I’ll be in Stockholm over the weekend to attend the 3rd meeting of the Sustainable Sanitation Alliance (@ Stockholm Environment Institute, SEI). Plans actually included to attend the upcoming World Water Week in Stockholm and, more importantly, having a few interesting conversations during those evening sessions, but…[still searching for an excuse to explain why my Boss wants me to be back in the office by monday – although she’s the one staying in Stockholm for the rest of the week…argh…now let’s see how good Ryanair actually is – just rescheduled my return flight to Aug 13th.. :-)].
Nways. If you’re interested in water and sanitation issues – and I hope you are, as we’ll have the International Year of Sanitation declared by the UN for 2008 – pls have a look at akvo.org, their blog and akvopedia. The latter being an OPEN wiki for the international water community. Thomas and his team are already working hard to present AKVO to the international community on the World Water Week, they are looking for some further funding of the project and hoping to raise some awareness for such an internet platform on water and sanitation issues (the website shall, at a later stage, also include a microcredit part we’ve already seen with kiva.org). Oh, and btw: akvo is the Esperanto word for “Water”.*
If they succeed in convincing some donors, such a website *could* become the leading resource for anything related to water and sanitation online. It could, as content contribution depends on everyone, and coming up with such a great website also means convincing many other stakeholders who still do not see the internet in a way we see it (~ as a huge resource of interesting information that should be made accessible, editable and exportable to a world wide audience 24/7/365). In other words: future generations, I believe, are already used to browsing the internet and filtering it for genuine information that is of use.
Hence there’s no need for further publications in paper format if instead we can come up with an interactive communication platform such as a single website where content is pulled together from different resources. This kind of knowledge management is also the same spirit that Chris and his team are trying to implement in the development sector and are hoping to promote through the upcoming Web2forDev conference in Rome, Italy, later on in September this year.
You see, until now, many aid / dev organisations just tossed out their knowledge onto the internet and thereby indirectly asked their readers to search for the required information on their own. In our case of ecological sanitation, a lady from India recently told me that it took her 5 months to find all the necessary information online which helped her starting her own project on building ecological latrines at a local school. Obviously, we can do better than that.
Back in 2005, when Erik and I joked about the Gadgetimoja term I often use on my blog, Erik suggested that we should come up with a website dedicated to African ingenuity. And he did. Within a short time, he had the blog up and running, and our dedicated team behind Afrigadget started contributing stories. Interested readers would send in their stories on toys, resourceful hardware modifications and thereby showing to the world wide audience that Africa isn’t just a dark continent, but instead a place where people started doing their own little projects (or as Prof Ayittey would correctly argue: loooong time before the colonialists came). After the website got boingboinged a few times, ppl started realizing that interesting stories do not only emerge from high-tech laboratories in SE Asia and the US.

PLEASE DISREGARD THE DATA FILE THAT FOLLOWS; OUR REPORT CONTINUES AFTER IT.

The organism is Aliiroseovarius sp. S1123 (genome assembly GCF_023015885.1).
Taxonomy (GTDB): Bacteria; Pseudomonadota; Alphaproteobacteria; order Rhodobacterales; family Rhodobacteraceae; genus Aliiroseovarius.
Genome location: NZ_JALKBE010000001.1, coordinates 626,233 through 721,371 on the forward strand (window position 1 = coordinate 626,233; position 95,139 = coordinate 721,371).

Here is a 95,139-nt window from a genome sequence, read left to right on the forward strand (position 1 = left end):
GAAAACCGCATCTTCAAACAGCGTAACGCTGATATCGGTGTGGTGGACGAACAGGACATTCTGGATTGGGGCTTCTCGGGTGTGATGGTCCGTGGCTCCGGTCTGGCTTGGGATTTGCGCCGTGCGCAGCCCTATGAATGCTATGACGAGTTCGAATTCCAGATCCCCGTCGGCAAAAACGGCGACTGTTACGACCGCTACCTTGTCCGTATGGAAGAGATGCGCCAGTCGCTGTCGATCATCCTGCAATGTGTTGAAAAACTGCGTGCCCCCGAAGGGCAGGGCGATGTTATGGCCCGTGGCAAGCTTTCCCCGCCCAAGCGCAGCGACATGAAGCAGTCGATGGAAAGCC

Of course, the sceptics will argue that the internet isn’t everything and that you won’t be able to feed a hungry child or solve real world problems by IT only. However, I think and really believe that all these approaches on spreading knowledge on available technologies may in the end contribute to the bigger picture – which isn’t just an idealistic, often too altruistic approach on changing the world, but instead coming up with an organized internet resource which would pull in different feeds on a similar topic from various physical locations. Think of David Weinberger’s tagclouds, think of the Cluetrain communication approach, think of social bookmarking ? la delicious, the wide-spread use of Wiki’s to organize knowledge and events (!), internet publishing technologies that enable 13year old kids to come up with their own, user-generated content (~blogs, youtube, etc.) and you’ll get the idea.
Who knows – maybe one day we won’t see Google? providing us with “search results” only, but instead a complete page that will have pulled-in feeds from quality (!) resources (rated by their users) and give us a quick overview on a qualified repository of knowledge that is available online. At least, I wouldn’t want to search the net for 5 months only to find a good solution to a technical issue.
(* = someone from the akvo team told me they actually tried to secure a Kiswahili domain in the first place…huuu….which goes to show that my strategy from way back 1998 when I registered uhuru.de, umoja.de & co actually wasn’t that stupid :-)